How To Save Your Broken Homemade Mayonnaise

Making mayonnaise at home may seem deceptively simple. After all, what else do you need except a few eggs, a bit of oil, and a dash of lime juice or vinegar to create the thick and creamy condiment? However, if you closely examine these three ingredients, you'll understand why making mayo at home can often be a complicated affair. Mayo is crafted from ingredients that don't naturally blend together. It's an emulsion, created by combining oil with the water from egg yolks and vinegar, using the help of an emulsifier — in this case, the lecithin present in the yolks.

However, mastering an emulsion is easier said than done, and there's a lot that could disrupt this delicate blend of liquids, causing the velvety sauce to separate into a curdled mess with pools of oil floating on the top. But it's a problem that can be fixed. All you have to do is re-emulsify the broken mayo. You can achieve this by taking an extra egg yolk in a separate bowl and whisking in the broken mayo little by little until it thickens and regains its homogeneous appearance. Essentially, you're starting the emulsion by gradually adding the oily broken mayo to a watery bowl of egg yolk. Therefore, be sure to add mayo to the yolk very slowly and in very small batches.

More ways to fix a broken mayo

While cracking an extra egg yolk is one way to salvage your broken mayonnaise, there are other remedies to fix the sauce as well. Much like the egg method, you can add spoonfuls of separated mayo into a bowl containing a teaspoon of mustard sauce. Whisk the mixture slowly until it begins to emulsify, and then incorporate the remaining separated mayo into the bowl. This approach works because mustard also serves as an excellent emulsifier that can help bind your mayo together. You can even combine the egg and mustard methods by whisking the broken mayo into a bowl containing both an extra egg yolk and a dash of mustard.

Sometimes, the solution can be as simple as adding a teaspoon or two of boiling water directly into the broken mayo to aid in its emulsification. Other times, understanding why your mayo is broken or what it looks like can be the key to rescuing it. For instance, if excess oil appears to be the cause of the problem, gradually beating the separated mayo in a bowl of lemon juice or vinegar will remedy the situation. However, if your mayo is too thin and runny or refuses to emulsify due to the ingredients being too cold, a room-temperature egg yolk is what you need.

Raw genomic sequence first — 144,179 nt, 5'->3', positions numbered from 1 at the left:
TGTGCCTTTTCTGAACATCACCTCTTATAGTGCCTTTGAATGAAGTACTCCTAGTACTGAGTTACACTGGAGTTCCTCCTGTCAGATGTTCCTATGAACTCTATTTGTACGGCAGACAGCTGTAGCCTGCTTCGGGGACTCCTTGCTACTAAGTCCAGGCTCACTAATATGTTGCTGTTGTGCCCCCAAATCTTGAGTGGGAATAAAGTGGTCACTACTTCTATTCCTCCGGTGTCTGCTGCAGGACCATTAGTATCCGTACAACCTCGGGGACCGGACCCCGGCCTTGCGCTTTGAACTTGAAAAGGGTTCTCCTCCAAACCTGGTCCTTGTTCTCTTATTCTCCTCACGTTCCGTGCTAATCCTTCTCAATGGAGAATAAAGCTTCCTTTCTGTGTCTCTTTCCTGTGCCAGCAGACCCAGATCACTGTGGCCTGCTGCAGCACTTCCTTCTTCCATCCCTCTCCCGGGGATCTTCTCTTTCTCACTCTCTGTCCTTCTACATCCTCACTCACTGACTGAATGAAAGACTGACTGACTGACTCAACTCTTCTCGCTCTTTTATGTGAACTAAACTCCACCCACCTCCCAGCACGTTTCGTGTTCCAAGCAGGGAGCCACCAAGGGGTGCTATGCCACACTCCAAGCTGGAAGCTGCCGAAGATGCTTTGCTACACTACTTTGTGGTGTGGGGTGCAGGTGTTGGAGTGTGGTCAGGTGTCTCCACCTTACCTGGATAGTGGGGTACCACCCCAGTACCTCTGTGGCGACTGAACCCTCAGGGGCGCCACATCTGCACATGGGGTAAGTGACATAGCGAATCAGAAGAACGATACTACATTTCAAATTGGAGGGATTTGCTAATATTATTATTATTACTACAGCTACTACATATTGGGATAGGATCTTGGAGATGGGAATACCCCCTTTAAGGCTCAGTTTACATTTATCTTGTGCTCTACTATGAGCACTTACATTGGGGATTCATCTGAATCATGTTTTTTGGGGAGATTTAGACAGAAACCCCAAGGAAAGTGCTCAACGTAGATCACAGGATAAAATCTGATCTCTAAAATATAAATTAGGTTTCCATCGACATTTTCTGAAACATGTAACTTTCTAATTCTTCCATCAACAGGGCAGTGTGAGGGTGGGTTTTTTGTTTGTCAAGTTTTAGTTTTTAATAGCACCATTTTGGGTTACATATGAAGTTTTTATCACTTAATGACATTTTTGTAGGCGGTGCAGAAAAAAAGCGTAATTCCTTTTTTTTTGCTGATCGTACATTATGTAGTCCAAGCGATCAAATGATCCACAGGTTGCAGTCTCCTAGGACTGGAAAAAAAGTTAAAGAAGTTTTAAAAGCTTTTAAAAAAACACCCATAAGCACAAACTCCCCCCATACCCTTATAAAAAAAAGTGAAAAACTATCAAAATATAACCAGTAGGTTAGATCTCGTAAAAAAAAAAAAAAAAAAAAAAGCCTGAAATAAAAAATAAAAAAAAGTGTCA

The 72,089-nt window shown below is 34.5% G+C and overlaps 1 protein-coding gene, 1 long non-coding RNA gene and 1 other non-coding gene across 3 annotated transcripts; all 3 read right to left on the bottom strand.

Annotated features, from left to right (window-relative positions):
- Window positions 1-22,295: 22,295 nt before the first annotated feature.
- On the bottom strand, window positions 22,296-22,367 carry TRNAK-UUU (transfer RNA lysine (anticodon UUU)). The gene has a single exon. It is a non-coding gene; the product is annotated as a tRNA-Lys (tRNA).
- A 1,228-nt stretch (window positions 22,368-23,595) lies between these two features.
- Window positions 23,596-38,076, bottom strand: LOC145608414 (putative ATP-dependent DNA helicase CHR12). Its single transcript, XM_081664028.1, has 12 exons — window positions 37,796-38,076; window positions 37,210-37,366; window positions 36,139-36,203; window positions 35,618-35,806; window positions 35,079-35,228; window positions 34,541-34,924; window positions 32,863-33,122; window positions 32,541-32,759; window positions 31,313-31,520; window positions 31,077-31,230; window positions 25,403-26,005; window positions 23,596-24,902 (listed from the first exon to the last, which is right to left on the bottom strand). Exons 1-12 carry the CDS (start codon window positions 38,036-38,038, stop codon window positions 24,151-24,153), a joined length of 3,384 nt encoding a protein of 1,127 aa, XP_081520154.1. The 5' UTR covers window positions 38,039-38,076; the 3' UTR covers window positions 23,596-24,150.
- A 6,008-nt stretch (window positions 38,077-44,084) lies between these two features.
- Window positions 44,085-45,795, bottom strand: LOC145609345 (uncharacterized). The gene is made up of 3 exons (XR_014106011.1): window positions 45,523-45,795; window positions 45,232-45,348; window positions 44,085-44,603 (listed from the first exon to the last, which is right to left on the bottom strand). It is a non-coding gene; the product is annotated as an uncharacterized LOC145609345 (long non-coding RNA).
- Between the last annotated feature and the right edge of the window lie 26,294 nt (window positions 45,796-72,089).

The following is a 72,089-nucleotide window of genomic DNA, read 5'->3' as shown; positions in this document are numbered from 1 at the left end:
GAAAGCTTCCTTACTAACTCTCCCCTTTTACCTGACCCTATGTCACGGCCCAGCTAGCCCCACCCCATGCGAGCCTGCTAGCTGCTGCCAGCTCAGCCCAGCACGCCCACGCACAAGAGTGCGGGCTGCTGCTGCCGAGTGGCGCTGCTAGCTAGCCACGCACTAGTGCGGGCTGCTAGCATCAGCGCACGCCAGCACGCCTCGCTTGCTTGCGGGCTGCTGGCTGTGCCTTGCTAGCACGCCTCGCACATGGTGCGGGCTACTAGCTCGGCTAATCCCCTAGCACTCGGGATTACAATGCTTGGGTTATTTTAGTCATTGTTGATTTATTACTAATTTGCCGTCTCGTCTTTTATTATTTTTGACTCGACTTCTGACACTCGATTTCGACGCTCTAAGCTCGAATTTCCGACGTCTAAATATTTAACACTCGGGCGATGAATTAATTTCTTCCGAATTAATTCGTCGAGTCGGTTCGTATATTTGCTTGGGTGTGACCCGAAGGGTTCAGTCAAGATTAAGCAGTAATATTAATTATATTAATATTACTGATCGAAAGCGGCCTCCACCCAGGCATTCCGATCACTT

Preventing your mayo from splitting in the first place

Making mayo at home requires a careful approach, and avoiding certain pitfalls will go a long way in ensuring that you don't have a split to fix in the first place. Several factors can compromise the emulsion of your mayo and lead to it breaking: your ingredients may not have been at room temperature, or the eggs might not have been very fresh, both of which can cause the sauce to separate.

The proportion of oil and water — or in other words, egg yolks and acid — matters too, as does the pace at which they are mixed together. Pouring all of the oil in too quickly is a sure way to end up with broken mayo. Instead, a better method to emulsify the sauce is to drizzle spoonfuls of oil into the yolks and acid while blending slowly. Continue adding the oil in small quantities until the sauce stabilizes enough for you to pour in the rest. The type of oil used can also be a contributing factor. For example, the monoglycerides present in unrefined oils can cause mayo to split, whereas neutral-tasting vegetable oils do a much better job of keeping everything together. Nevertheless, you'll find that emulsions like mayo are volatile and prone to breaking, so regardless of the precautions you take, it's always good to know that there is a way to fix the mayo even if it all seems to go south!